EAS Publications Series
Volume 41, 2010Physics and Astrophysics of Planetary Systems
|Page(s)||441 - 454|
|Published online||08 January 2010|
T. Montmerle, D. Ehrenreich and A.-M. Lagrange (eds)
EAS Publications Series, 41 (2010) 441-454
Planet–star plasma interactions
LESIA, Observatoire de Paris–CNRS–UPMC–Univ. Paris Diderot, 92190 Meudon, France
Planet–star plasma interactions can be described as the interaction of a plasma flow with an obstacle, each being possibly magnetized. Examples of the 4 possible situations are found in our solar system, with intense radio emissions produced in 3 cases out of 4, when either the flow or the obstacle is strongly magnetized. Scaling laws are derived that relate the emitted radio power to the power dissipated in the various corresponding flow–obstacle interactions. They are generalized as a “radio–magnetic” scaling law between the output radio power and the magnetic energy flux convected onto the obstacle. Extrapolating it to the case of exoplanets, we find that hot Jupiters may produce very intense radio emissions due to planetary magnetospheric interaction with a strong stellar wind, reconnection between planetary and stellar magnetic fields, or unipolar interaction between the planet and a magnetic star (or strongly magnetized regions of the stellar surface). Emitted radio power is expected in the hecto–decameter range with intensity 103 to 106 times that of Jupiter (unless some “saturation” mechanism occurs). Corresponding flux densities should be detectable at tens of parsecs range with modern radio arrays. We briefly discuss ongoing observational searches as well as the interests of direct radio detection.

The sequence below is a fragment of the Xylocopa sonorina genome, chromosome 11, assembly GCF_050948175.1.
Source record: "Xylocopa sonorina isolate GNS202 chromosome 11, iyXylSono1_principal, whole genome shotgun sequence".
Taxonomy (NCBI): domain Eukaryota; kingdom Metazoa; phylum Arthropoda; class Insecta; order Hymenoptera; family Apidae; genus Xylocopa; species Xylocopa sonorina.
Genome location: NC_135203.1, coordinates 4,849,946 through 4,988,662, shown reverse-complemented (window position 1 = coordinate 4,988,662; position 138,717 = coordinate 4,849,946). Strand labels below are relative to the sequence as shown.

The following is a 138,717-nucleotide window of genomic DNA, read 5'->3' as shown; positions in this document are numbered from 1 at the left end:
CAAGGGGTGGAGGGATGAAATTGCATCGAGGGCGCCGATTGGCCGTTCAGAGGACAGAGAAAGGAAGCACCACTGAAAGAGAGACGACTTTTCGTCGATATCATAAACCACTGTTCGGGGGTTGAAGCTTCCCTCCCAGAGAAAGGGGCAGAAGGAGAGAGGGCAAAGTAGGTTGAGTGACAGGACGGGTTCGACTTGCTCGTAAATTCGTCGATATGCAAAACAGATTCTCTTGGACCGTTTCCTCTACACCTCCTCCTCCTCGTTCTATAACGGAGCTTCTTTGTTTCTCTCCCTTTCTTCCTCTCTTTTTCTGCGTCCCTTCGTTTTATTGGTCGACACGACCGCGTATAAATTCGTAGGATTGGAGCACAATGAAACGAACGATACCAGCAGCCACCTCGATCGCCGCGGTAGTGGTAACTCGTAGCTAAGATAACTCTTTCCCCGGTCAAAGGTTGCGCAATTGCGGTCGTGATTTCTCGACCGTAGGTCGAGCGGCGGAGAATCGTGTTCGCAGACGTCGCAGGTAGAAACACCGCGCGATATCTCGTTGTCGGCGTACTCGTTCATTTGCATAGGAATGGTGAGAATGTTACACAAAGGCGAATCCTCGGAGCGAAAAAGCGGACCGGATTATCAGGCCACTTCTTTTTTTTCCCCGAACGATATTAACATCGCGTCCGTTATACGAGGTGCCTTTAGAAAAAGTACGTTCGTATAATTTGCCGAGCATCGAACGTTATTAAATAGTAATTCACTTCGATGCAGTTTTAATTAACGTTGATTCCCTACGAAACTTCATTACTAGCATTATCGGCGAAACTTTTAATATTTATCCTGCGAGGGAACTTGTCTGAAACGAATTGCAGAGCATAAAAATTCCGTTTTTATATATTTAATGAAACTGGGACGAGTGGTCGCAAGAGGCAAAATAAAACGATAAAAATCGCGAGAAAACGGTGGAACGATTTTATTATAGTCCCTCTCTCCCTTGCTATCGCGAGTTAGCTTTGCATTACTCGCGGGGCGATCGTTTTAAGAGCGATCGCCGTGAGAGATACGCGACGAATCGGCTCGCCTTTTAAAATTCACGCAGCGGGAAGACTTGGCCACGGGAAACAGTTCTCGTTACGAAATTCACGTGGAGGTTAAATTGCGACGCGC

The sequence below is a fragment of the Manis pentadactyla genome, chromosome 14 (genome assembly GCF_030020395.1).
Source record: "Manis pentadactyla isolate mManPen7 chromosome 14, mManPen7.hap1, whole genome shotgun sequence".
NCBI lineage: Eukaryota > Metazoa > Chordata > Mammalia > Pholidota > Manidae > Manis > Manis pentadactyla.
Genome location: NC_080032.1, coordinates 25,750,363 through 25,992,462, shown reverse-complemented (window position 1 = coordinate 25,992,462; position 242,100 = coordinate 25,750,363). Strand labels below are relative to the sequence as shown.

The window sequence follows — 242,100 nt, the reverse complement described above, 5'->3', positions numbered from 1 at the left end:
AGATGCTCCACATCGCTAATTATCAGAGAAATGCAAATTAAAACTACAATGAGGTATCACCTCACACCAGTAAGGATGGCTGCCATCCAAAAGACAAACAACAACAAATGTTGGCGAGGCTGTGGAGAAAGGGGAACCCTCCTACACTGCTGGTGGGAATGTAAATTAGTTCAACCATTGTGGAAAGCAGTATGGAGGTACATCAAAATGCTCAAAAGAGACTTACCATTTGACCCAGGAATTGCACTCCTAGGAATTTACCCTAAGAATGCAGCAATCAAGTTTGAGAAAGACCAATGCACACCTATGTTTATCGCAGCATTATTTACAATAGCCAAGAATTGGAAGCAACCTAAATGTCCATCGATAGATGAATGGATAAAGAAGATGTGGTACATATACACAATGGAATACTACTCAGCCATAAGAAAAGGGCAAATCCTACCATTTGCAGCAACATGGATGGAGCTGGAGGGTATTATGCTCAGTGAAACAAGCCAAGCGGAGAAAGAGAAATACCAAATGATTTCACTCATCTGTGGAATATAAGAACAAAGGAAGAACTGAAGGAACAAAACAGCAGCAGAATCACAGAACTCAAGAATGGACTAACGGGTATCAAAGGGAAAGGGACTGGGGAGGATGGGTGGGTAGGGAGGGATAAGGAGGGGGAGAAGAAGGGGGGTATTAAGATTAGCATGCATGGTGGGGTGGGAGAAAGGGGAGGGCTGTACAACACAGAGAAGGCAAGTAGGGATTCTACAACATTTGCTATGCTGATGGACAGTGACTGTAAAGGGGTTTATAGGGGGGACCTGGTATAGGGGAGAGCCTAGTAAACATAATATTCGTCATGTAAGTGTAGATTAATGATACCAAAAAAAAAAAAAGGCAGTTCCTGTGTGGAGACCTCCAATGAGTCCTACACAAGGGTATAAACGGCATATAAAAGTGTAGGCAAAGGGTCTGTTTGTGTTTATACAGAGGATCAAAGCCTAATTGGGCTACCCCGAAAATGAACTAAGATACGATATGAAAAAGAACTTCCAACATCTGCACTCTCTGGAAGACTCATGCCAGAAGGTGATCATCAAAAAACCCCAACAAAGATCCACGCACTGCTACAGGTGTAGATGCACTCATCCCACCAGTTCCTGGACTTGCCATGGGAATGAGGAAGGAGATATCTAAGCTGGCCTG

© EAS, EDP Sciences, 2010
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